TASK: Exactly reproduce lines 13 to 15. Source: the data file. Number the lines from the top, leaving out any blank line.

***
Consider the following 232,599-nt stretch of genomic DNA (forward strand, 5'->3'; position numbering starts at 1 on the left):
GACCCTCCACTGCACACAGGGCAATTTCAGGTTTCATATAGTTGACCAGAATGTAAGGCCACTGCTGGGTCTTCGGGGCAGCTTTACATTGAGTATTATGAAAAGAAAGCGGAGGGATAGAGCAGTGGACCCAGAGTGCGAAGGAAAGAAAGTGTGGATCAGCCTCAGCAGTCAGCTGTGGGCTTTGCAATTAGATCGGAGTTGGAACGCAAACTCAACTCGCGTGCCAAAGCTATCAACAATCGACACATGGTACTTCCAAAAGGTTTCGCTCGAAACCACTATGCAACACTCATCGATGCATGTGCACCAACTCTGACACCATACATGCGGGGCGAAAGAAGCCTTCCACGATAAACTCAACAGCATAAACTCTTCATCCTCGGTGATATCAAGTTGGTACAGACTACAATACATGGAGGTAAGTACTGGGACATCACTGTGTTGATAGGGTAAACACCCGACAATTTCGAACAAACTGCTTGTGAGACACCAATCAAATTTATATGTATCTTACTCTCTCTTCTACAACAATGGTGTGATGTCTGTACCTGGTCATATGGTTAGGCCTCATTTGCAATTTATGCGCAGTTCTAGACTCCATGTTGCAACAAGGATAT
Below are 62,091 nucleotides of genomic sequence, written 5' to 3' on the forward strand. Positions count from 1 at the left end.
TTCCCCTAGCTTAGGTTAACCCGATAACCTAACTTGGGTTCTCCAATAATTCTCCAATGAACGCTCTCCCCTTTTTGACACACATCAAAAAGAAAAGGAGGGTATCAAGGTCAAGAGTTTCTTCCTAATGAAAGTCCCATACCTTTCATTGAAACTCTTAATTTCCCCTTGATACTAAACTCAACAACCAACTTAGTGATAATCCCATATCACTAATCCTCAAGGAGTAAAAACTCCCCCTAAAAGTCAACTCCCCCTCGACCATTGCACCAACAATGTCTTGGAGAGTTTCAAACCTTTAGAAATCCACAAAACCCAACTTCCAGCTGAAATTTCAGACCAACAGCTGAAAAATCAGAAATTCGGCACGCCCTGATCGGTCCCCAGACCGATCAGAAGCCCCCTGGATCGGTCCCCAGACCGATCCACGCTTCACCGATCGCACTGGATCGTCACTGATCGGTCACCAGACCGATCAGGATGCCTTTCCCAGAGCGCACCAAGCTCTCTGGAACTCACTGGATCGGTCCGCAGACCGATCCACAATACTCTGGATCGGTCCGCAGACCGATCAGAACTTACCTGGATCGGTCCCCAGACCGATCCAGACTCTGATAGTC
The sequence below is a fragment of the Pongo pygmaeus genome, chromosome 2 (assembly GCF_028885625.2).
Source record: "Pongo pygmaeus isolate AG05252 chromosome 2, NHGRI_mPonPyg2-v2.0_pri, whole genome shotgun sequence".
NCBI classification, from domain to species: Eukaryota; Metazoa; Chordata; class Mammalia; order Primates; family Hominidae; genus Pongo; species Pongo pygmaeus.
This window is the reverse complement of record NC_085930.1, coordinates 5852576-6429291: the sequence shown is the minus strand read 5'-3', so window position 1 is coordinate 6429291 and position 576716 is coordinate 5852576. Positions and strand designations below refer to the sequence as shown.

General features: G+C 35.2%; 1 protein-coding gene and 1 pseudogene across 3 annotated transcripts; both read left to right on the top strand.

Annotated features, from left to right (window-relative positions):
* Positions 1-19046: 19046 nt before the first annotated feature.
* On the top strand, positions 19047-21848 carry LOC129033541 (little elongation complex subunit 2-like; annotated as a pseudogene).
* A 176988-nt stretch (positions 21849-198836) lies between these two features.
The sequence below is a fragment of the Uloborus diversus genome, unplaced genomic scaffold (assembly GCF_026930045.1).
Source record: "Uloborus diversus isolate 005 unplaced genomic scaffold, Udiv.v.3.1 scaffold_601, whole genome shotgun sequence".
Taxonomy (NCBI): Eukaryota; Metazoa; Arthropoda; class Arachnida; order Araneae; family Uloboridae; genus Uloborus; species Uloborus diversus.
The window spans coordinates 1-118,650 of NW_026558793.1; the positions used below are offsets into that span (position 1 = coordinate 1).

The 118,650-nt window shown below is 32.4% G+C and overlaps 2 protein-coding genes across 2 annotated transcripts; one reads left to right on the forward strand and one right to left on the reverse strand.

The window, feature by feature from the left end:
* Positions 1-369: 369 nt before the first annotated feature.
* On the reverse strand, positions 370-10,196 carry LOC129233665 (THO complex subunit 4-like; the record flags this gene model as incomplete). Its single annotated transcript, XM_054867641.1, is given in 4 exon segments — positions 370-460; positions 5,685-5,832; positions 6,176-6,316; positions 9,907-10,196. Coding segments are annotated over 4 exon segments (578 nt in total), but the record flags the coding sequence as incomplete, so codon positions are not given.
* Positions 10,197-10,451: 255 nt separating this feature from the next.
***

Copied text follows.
* A 176988-nt stretch (positions 21849-198836) lies between these two features.
The sequence below is a fragment of the Uloborus diversus genome, unplaced genomic scaffold (assembly GCF_026930045.1).
Source record: "Uloborus diversus isolate 005 unplaced genomic scaffold, Udiv.v.3.1 scaffold_601, whole genome shotgun sequence".